WAAS-enabled receivers are an inexpensive example of real-time differential correction. "WAAS" stands for Wide Area Augmentation System, a collection of about 25 base stations set up to improve GPS positioning at U.S. airport runways to the point that GPS can be used to help land airplanes (U.S. Federal Aviation Administration, 2007c). WAAS base stations transmit their measurements to a master station, where corrections are calculated and then uplinked to two geosynchronous satellites (19 are planned). The WAAS satellite then broadcasts differentially-corrected signals at the same frequency as GPS signals. WAAS signals compensate for positioning errors measured at WAAS base stations, as well as clock error corrections and regional estimates of upper-atmosphere errors (Yeazel, 2003). The WAAS network was designed to provide approximately 7-meter accuracy uniformly throughout its U.S. service area when WAAS-enabled receivers are used.

DGPS: The U.S. Coast Guard has developed a similar system, called the Differential Global Positioning Service. The DGPS network includes some 80 broadcast sites, each of which includes a survey-grade base station and a "radio beacon" transmitter that broadcasts correction signals at 285-325 kHz (just below the AM radio band). DGPS-capable GPS receivers include a connection to a radio receiver that can tune into one or more selected "beacons." Designed for navigation at sea near U.S. coasts, DGPS provides accuracies no worse than 10 meters.

Kinematic Positioning: Survey-grade real-time differential correction can be achieved using a technique called real-time kinematic (RTK) GPS. RTK uses carrier-phase tracking of GPS signals measured by a reference and a remote receiver to generate accuracies of 1 part in 100,000 to 1 part in 750,000 (in practice, this means within centimeters) with relatively brief observations of only one to two minutes each.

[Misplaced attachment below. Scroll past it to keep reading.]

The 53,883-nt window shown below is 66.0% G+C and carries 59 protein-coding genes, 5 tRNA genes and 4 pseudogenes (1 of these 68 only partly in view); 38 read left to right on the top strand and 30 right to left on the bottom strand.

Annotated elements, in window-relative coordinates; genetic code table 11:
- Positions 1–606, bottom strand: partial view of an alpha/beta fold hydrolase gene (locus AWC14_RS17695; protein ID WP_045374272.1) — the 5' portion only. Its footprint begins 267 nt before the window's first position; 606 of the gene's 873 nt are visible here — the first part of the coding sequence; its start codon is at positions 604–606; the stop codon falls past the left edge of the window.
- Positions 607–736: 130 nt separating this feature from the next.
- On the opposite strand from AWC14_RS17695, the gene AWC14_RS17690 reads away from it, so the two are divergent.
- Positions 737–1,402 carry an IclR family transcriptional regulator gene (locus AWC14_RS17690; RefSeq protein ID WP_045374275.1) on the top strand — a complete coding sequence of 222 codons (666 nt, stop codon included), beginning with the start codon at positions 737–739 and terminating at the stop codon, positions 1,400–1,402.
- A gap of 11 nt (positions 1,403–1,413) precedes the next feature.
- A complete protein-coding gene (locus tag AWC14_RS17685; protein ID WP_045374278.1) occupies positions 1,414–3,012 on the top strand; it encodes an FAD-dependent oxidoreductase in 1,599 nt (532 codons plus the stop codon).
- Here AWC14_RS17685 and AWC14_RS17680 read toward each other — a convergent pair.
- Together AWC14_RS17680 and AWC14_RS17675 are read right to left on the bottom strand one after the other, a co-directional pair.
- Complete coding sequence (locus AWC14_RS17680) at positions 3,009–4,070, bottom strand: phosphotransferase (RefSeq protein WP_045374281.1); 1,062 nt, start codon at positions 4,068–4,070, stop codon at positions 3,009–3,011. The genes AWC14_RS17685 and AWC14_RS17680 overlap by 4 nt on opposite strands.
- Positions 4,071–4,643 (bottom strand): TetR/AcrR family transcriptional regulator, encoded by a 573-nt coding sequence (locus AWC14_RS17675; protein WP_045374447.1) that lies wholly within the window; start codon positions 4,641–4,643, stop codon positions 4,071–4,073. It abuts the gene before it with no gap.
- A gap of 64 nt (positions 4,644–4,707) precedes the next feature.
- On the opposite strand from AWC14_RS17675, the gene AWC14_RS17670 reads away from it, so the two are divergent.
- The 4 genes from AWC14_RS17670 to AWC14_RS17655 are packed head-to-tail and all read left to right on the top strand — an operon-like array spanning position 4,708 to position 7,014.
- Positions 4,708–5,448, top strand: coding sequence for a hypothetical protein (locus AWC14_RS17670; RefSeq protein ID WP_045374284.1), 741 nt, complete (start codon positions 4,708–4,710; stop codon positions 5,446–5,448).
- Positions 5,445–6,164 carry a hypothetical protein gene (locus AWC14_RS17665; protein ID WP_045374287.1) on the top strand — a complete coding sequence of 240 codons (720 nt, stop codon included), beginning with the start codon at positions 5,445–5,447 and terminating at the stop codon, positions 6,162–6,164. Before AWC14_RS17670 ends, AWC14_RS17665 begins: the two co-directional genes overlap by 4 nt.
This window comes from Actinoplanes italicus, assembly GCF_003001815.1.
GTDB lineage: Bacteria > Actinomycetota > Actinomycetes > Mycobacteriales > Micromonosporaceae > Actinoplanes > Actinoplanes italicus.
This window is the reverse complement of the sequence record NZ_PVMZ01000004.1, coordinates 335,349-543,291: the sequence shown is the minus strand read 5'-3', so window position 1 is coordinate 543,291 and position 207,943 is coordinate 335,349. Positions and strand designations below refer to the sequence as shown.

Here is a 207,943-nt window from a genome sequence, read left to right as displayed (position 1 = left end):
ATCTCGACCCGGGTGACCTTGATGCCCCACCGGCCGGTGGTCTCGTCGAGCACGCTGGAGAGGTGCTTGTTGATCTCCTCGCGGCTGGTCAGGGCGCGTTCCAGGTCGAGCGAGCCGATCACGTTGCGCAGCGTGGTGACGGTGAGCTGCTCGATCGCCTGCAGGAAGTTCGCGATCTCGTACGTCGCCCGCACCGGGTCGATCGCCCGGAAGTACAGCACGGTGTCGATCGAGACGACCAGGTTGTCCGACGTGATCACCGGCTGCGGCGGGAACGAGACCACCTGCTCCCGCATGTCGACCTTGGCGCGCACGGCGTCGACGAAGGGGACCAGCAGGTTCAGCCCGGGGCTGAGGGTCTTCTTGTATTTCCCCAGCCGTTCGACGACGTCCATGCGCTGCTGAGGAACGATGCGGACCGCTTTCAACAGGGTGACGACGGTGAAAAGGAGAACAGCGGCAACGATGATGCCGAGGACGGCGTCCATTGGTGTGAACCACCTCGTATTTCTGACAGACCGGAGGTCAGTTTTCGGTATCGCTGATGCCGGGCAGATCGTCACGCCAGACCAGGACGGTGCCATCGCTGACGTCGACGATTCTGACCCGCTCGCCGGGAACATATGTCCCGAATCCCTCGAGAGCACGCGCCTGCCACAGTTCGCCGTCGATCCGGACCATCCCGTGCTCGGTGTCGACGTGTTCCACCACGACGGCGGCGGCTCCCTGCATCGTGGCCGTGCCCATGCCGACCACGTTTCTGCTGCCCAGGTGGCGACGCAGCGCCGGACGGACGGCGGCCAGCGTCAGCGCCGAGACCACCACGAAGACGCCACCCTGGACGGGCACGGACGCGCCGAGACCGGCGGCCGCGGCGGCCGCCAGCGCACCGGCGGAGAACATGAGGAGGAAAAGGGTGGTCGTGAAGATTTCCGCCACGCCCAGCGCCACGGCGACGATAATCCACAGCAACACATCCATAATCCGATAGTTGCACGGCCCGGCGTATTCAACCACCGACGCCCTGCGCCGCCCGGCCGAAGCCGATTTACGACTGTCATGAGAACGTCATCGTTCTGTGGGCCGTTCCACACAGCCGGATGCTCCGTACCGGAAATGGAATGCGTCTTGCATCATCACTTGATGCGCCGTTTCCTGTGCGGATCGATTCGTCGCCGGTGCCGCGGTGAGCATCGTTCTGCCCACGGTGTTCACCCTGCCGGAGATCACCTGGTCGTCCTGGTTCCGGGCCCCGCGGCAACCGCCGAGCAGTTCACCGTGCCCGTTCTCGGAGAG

5.4.2 Post-processed Differential Correction

For applications that require accuracies of 1 part in 1,000,000 or higher, including control surveys and measurements of movements of the Earth's tectonic plates, static positioning is required (Van Sickle, 2001). In static GPS positioning, two or more receivers measure their positions from fixed locations over periods of 30 minutes to two hours. The receivers may be positioned up to 300 km apart. Only dual frequency, carrier phase differential receivers capable of measuring the differences in time of arrival of the civilian GPS signal (L1) and the encrypted military signal (L2) are suitable for such high-accuracy static positioning.

CORS and OPUS: The U.S. National Geodetic Survey (NGS) maintains an Online Positioning User Service (OPUS) that enables surveyors to differentially-correct static GPS measurements acquired with a single dual frequency carrier phase differential receiver after they return from the field. Users upload measurements in a standard Receiver INdependent EXchange format (RINEX) to NGS computers, which perform differential corrections by referring to three base stations selected from a network of continuously operating reference stations (CORS). NGS oversees two CORS networks; one consisting of its 600 base stations of its own, another is a cooperative of public and private agencies that agree to share their base station data and to maintain base stations to NGS specifications.

Practice Quiz

Registered Penn State students should return now take the Chapter 5 folder in Canvas (via the Resources menu) to take a self-assessment quiz Correcting GPS Errors.

You may take practice quizzes as many times as you wish. They are not scored and do not affect your grade in any way.